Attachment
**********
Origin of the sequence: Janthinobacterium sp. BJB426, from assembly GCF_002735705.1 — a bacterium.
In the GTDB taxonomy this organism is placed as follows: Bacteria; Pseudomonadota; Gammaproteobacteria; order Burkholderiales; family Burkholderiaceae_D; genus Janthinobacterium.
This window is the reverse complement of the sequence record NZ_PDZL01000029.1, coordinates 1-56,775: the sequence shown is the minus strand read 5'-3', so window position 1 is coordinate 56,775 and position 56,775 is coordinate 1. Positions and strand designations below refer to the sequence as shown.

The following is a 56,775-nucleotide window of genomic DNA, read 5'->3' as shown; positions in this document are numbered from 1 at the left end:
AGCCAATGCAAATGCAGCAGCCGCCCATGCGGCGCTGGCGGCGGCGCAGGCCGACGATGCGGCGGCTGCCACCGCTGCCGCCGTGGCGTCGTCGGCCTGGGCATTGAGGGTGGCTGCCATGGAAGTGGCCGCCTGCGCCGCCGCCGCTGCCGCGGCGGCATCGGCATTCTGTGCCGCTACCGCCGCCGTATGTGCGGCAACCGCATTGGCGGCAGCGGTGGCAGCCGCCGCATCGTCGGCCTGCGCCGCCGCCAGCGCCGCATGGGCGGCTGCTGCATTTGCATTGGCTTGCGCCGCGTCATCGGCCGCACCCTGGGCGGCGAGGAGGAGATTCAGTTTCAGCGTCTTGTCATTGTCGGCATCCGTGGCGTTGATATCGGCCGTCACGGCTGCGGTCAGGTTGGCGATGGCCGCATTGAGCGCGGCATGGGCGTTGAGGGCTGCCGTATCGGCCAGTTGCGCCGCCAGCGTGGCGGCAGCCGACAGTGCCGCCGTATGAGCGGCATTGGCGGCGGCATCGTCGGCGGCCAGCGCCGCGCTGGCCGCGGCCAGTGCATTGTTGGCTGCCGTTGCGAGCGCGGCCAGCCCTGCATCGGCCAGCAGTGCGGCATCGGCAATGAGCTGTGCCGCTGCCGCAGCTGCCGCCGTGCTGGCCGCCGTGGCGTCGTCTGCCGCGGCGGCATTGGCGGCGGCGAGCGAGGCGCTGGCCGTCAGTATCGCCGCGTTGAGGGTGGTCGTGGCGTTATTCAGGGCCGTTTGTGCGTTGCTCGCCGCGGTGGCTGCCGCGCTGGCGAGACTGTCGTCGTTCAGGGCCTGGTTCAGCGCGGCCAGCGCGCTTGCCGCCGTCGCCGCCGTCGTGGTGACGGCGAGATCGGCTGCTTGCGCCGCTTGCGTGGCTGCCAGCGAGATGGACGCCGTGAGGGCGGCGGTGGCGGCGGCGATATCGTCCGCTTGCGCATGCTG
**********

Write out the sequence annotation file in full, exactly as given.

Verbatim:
Origin of the sequence: Janthinobacterium sp. BJB426, from assembly GCF_002735705.1 — a bacterium.
In the GTDB taxonomy this organism is placed as follows: Bacteria; Pseudomonadota; Gammaproteobacteria; order Burkholderiales; family Burkholderiaceae_D; genus Janthinobacterium.
This window is the reverse complement of the sequence record NZ_PDZL01000029.1, coordinates 1-56,775: the sequence shown is the minus strand read 5'-3', so window position 1 is coordinate 56,775 and position 56,775 is coordinate 1. Positions and strand designations below refer to the sequence as shown.

The following is a 56,775-nucleotide window of genomic DNA, read 5'->3' as shown; positions in this document are numbered from 1 at the left end:
AGCCAATGCAAATGCAGCAGCCGCCCATGCGGCGCTGGCGGCGGCGCAGGCCGACGATGCGGCGGCTGCCACCGCTGCCGCCGTGGCGTCGTCGGCCTGGGCATTGAGGGTGGCTGCCATGGAAGTGGCCGCCTGCGCCGCCGCCGCTGCCGCGGCGGCATCGGCATTCTGTGCCGCTACCGCCGCCGTATGTGCGGCAACCGCATTGGCGGCAGCGGTGGCAGCCGCCGCATCGTCGGCCTGCGCCGCCGCCAGCGCCGCATGGGCGGCTGCTGCATTTGCATTGGCTTGCGCCGCGTCATCGGCCGCACCCTGGGCGGCGAGGAGGAGATTCAGTTTCAGCGTCTTGTCATTGTCGGCATCCGTGGCGTTGATATCGGCCGTCACGGCTGCGGTCAGGTTGGCGATGGCCGCATTGAGCGCGGCATGGGCGTTGAGGGCTGCCGTATCGGCCAGTTGCGCCGCCAGCGTGGCGGCAGCCGACAGTGCCGCCGTATGAGCGGCATTGGCGGCGGCATCGTCGGCGGCCAGCGCCGCGCTGGCCGCGGCCAGTGCATTGTTGGCTGCCGTTGCGAGCGCGGCCAGCCCTGCATCGGCCAGCAGTGCGGCATCGGCAATGAGCTGTGCCGCTGCCGCAGCTGCCGCCGTGCTGGCCGCCGTGGCGTCGTCTGCCGCGGCGGCATTGGCGGCGGCGAGCGAGGCGCTGGCCGTCAGTATCGCCGCGTTGAGGGTGGTCGTGGCGTTATTCAGGGCCGTTTGTGCGTTGCTCGCCGCGGTGGCTGCCGCGCTGGCGAGACTGTCGTCGTTCAGGGCCTGGTTCAGCGCGGCCAGCGCGCTTGCCGCCGTCGCCGCCGTCGTGGTGACGGCGAGATCGGCTGCTTGCGCCGCTTGCGTGGCTGCCAGCGAGATGGACGCCGTGAGGGCGGCGGTGGCGGCGGCGATATCGTCCGCTTGCGCATGCTG